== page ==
The Ministry of Defence has taken the decision not to proceed with the procurement of Counter-Uncrewed Air System technology from a specific supplier after unresolvable issues were found during the demonstration phase.

C-UAS technology comprises technology that can be used to detect, track and/or identify a UAV and/or Ground Control Systems (GCS), the primary purpose of which is to provide security personnel with the timely and accurate information they require to enable a proportionate and effective response or rendering a technical effect to prevent the UAV from completing its intended activity.

According to a contract tender update:

“Please note that we have taken the decision not to proceed with this procurement for the following reason: Issues were identified with the evaluation criteria and conduct of the demonstration day which cannot be rectified in a way that would allow the procurement to move to contract award.”

The original tender stated the following:

“This requirement is for the purchase of Counter Uncrewed Air Systems (C-UAS). The initial contract term will be for 2 years, up to the value for £4M.

This contract will also include options to
(a) extend for a further 2 years for support to the units purchased during phase one
(b) extend for a further 5 years to procure and support additional systems up to the value of £11M.

The total possible spend under this contract will be £15M.

This requirement is for the purchase of Counter Uncrewed Air Systems (C-UAS). The initial contract term will be for 2 years, up to the value for £4M. This contract will also include options to (a) extend for a further 2 years for support to the units purchased during phase one (b) extend for a further 5 years to procure and support additional systems up to the value of £11M. The total possible spend under this contract will be £15M.”

It is unknown how much has already been spent.

George has a degree in Cyber Security from Glasgow Caledonian University and has a keen interest in naval and cyber security matters and has appeared on national radio and television to discuss current events. He also works for the NHS. George is on Twitter at @geoallison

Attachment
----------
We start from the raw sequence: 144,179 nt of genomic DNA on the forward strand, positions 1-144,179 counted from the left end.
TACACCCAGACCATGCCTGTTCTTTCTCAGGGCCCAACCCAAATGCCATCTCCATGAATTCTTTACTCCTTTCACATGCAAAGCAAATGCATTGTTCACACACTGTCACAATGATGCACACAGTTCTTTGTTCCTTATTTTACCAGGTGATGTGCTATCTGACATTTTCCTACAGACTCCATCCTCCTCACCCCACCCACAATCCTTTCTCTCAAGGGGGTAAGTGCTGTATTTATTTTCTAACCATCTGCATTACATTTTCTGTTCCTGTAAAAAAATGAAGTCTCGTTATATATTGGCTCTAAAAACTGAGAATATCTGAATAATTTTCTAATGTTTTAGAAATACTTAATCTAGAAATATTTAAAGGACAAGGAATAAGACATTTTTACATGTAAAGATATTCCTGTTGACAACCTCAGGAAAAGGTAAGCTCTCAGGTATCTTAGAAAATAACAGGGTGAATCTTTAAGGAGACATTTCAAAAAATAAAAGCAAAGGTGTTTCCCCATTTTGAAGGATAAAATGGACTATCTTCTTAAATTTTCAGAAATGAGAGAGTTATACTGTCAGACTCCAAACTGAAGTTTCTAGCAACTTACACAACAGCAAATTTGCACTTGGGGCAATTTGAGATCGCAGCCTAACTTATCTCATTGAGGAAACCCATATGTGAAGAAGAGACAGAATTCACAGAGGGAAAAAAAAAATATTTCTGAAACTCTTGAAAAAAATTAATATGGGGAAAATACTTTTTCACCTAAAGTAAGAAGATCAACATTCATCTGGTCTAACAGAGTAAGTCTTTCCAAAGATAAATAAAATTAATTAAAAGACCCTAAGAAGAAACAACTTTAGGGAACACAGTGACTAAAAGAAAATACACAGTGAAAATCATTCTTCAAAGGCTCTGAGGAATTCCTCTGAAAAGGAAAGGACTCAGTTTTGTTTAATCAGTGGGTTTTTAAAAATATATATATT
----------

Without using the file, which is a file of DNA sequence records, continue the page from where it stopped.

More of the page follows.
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eclipse
eclipse
8 days ago

I’m confused with what this means. Have they legitimately said, after the conflict in Nagorno-Karabakh and Ukraine, that they will not be procuring anti-UAV weapons????

Caspian237
Caspian237
8 days ago
Reply to  eclipse

I would imagine that they are simply not proceeding with this particular C-UAS at this time. Perhaps in the future as long as the developer resolves any issues in their own time and at their own expense. Just speculating, absolutely no inside knowledge whatsoever.

eclipse
eclipse
8 days ago
Reply to  Caspian237

It says “specific supplier”, but it also says “tender”, suggesting different companies. I am unaware if the CUAS programme is general procurement or was intended to purchase a single OTS product.

Jon
Jon
8 days ago
Reply to  eclipse

There was a competition. Someone won it. That’s the specific supplier it’s talking about.

However, the contract date was 16/11/21, so if it’s already been shown not to be up to snuff, it looks like an OTS purchase. And as the tender process ran for only two months from tender publication to contract award, I expect they had a specific product in mind and were jumping through the hoops.

So I suppose the answer to your question is probably both.

Ian
Ian
8 days ago

R&D efforts fail fairly often by their very nature. The wording “Issues were identified with the evaluation criteria and conduct of the demonstration day” is interesting though. My reading of that is that the early promise shown by the system was an illusion perpetuated by inappropriate test methodology.

Daniele Mandelli
Daniele Mandelli
8 days ago

C UAS systems are already in use by the RAF Regiment. What id like to see are C AUS batteries with every RA Regiment and ideally BG with AA gunnery. Not just jamming but kinetic. Or is that too un PC for the army command these days?

Jon
Jon
8 days ago

This was for a ship-based detection system. Some highlights: The system must… …detect Uncrewed Air Systems (UAS). Nano, micro and mini UAS class 1a, 1b and 1c at a minimum of 1 Km slant range.…notify the operator on detection of UAS or a new active Ground Control Station.…be passive. That’s a tough ask. I suppose if the requirement was limited to radio operated drones, fair enough, but passive detection of autonomous nano-drones? Would electro-optical at 1km be feasible? If it doesn’t work, it doesn’t. That’s what the demo phase is for. It’s not like there aren’t other naval C-UAS initiatives.… Read more »

Last edited 8 days ago by Jon
Watcherzero
Watcherzero
8 days ago

This reads to me like the potential jammer supplier had been caught rigging a demonstration test. C-UAS are supposed to detect then jam the control signals of commercial/military drones.

farouk
farouk
7 days ago

More on the entire UK plan of action on C-UAS here
Note the paper is 2 years old, but still lays down the guidelines of what the MOD was after

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Last edited 7 days ago by farouk
farouk
farouk
7 days ago
Reply to  farouk

The full scope of what the MOD has been funding regards the subject can be found here. (List extant as of Oct 21) If you do follow the link, clicking on the link below the headline will take you to 2 documents on the subject.

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Last edited 7 days ago by farouk
Johnathan
Johnathan
1 day ago

Can anyone tell me which company specifically this article is referring to? Doing some research on cUAS systems.